At first glance, tonight’s game doesn’t seem all too bad. A 0-1 loss to improve on a 0-3 loss? Doesn’t look too shabby. The Whitecaps looked to stop the momentum for Eastern Conference favorites Toronto FC and win back naysayers after an ‘embarrassing’ loss in the fixture prior. And today’s match left a lot to be desired.
The ‘Caps came out with a 5-3-2, a formation that fans are familiar with, although today it held a new name on the starting lineup: Patrick Metcalfe.
An interesting choice, made even more so by the absence of starter/super sub Yordy Reyna not even being on the team sheet, which was revealed to have been to due to disciplinary action. One could take it as an isolated incident but it’s hard not to read into it deeper and see it as players lashing out against their team (Especially if it was due to Yordy arriving late.). It’s a worrying thought which I will touch upon briefly at the end, but for now let’s get to the actual match report itself.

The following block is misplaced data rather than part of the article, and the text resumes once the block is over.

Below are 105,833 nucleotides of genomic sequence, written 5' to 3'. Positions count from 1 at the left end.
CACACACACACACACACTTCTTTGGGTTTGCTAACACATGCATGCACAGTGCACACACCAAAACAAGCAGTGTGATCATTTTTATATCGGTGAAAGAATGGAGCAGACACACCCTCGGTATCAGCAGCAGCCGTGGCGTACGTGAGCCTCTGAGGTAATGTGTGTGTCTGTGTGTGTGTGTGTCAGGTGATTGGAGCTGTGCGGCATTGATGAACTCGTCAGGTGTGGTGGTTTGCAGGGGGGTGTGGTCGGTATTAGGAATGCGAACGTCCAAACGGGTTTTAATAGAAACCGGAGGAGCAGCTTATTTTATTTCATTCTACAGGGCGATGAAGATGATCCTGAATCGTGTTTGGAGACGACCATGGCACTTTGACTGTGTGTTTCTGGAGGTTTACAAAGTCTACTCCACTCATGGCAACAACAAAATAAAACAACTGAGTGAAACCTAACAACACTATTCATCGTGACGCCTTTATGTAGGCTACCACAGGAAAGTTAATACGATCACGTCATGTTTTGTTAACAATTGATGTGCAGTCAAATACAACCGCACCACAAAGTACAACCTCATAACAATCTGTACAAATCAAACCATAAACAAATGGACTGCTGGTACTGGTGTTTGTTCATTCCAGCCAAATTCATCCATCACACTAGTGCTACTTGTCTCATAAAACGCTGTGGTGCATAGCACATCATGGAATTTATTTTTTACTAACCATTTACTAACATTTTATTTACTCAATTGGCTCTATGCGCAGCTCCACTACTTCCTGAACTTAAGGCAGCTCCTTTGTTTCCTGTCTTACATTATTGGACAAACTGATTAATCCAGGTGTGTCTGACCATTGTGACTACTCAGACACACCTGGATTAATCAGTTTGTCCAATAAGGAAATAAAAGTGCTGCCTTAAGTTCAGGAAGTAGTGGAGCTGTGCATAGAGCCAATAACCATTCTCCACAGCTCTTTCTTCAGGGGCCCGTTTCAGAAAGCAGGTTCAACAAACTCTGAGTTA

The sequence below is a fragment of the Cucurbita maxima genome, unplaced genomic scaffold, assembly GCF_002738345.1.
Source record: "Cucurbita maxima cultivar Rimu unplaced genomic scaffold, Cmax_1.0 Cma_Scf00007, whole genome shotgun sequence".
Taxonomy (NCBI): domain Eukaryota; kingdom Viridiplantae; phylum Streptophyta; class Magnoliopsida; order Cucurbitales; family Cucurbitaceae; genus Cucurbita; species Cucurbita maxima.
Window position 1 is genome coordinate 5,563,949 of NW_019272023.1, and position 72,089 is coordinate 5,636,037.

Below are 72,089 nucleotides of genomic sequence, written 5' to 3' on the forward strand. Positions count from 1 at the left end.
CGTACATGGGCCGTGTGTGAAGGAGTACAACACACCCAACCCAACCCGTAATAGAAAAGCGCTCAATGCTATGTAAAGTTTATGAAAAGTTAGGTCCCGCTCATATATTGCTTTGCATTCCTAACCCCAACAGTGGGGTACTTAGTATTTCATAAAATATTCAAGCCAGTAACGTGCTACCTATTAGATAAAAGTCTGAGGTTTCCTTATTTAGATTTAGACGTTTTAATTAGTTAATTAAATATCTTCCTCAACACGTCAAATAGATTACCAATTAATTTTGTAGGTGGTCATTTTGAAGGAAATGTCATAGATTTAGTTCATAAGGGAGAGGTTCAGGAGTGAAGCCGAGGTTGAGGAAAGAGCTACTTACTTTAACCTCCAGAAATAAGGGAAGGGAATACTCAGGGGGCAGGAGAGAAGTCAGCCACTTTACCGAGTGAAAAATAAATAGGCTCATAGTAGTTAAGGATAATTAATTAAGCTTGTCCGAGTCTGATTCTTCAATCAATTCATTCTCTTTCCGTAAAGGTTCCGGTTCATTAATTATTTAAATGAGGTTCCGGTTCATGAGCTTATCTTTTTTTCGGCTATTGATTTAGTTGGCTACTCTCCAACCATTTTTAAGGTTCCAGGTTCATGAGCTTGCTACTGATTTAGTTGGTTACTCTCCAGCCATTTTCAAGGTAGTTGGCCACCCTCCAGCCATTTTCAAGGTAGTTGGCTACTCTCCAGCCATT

Toronto showed their intent by giving a rare start to Canadian Liam Fraser, who is often put on the backburner in favor of playing captain Michael Bradley or Marky Delgado. Lucky for him, Delgado was nursing a strain that Toronto did not want to aggravate so the American started on the bench.
The game started much like the last, with Toronto maintaining possession of the ball and Cavallini showing a lot of the bite that made the Whitecaps break their transfer record for him. Unfortunately the rest of the team was not able to do as much.
It was the same dull affair from the Whitecaps, with admittedly tighter defending than last week but still terrible on possession and attacking chances. The two strikers looked lively at times, with Ricketts using his speed to chase the ball and Cavallini using his body and skill to try to create plays, but the lack of attacking awareness from their teammates caused most of these events to result in a turnover or ball out of play.